Raising the Minimum Wage Would Boost Incomes for Wisconsin Workers earning Poverty-Level Wages
Poverty-wage work is widespread in Wisconsin, with 1 in 4 workers earning poverty-level wages, according to a new report from the Center on Wisconsin Strategy. Raising the minimum wage would give these workers a raise, provide a shot in the arm to the local economy, and help create a more inclusive version of economic prosperity.
There is a wealth of information about poverty-wage workers in Wisconsin in the COWS report, but one fact in particular stands out: The typical poverty-wage worker in Wisconsin is 30 years old. (The report defines poverty-wage work as work that pays $11.35 an hour or less, the amount needed to keep a family of four out of poverty with full-time, year-round work.)
Opponents of raising the minimum wage sometimes mischaracterize the issue as a disagreement about how much to pay teenage workers. In one of the gubernatorial debates, Governor Walker recalled working for minimum wage at McDonald’s, but said he knew he would be moving on to better-paying jobs. But with a median age of 30, it’s not just young, entry-level workers who are working for low wages in Wisconsin. Workers of all ages are trying to make ends meet and support their families while working at poverty-level wages.
How do we lift the wages of those earning the least? Raising education levels isn’t enough, according to COWS:
“Four out of five poverty-wage workers in Wisconsin have completed high school; almost half have some college experience. So while it is true that greater levels of education lead, in general, to higher wages, many workers toil in poverty-wage jobs despite years of education or even college degrees. And while our workforce is substantially more educated today than it was thirty-five years ago, the chance of working in a poverty-wage job has not changed, the purchasing power of the minimum wage has fallen, and, controlling for inflation, median wages are just barely creeping forward.”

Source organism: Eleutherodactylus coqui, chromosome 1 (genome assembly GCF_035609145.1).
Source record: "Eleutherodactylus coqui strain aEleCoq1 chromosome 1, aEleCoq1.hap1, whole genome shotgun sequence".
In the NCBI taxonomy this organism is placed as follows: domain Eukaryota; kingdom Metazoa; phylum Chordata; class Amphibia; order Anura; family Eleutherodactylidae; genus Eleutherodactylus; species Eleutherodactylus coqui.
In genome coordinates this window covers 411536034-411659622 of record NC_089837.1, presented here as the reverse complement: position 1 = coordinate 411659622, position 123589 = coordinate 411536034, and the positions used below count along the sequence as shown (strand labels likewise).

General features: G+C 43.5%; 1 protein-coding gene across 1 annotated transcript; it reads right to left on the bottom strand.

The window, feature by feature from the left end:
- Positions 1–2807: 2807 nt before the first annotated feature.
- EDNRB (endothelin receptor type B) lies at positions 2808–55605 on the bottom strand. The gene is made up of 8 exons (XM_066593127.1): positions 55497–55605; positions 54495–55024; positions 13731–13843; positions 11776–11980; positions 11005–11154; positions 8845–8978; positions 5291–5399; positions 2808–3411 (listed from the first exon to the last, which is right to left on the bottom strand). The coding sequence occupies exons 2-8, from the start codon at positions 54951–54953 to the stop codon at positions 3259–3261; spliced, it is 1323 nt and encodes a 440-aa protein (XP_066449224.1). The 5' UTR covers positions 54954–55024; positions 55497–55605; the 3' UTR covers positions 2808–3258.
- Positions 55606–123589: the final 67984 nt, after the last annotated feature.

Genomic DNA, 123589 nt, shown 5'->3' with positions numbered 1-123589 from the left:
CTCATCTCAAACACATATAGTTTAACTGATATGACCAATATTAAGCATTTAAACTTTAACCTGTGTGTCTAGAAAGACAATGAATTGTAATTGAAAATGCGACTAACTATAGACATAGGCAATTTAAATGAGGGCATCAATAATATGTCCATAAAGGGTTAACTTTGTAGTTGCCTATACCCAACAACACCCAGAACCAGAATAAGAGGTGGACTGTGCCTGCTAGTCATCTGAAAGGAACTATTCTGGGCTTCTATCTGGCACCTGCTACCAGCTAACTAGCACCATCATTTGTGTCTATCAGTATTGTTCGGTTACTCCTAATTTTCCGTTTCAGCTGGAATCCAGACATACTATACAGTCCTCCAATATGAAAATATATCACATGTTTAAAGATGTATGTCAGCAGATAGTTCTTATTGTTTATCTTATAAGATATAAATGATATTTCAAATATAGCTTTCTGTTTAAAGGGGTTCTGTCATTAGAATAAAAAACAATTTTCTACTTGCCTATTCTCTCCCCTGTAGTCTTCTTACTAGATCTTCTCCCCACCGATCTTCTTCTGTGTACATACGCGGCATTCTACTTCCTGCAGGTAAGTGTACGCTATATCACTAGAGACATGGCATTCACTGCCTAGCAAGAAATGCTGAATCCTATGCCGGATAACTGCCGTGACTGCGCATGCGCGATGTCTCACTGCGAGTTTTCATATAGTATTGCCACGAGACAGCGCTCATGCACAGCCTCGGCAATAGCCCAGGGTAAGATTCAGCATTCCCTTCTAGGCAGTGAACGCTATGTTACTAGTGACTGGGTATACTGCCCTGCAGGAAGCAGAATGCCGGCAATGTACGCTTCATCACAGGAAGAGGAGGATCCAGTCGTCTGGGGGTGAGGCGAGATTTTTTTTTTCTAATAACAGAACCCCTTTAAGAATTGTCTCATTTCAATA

The best way to raise the income of workers earning poverty wages is to raise the minimum wage – something 13 states did at the beginning of 2014. The states that raised the minimum wage have experienced job growth since then that is equal or better to the states that did not raise the minimum, showing that raising the wage floor can help build a stronger economy at the same time that it helps low-wage workers.
Raising the minimum wage has widespread public support in Wisconsin. More than 6 out of 10 Wisconsin voters support raising the minimum, according to a recent poll from Marquette University. The last increase in the minimum wage was five years ago, and the time is long past due for another increase.
You can find the COWS report here: “Raise the Floor Wisconsin: Minimum Wage Edition.”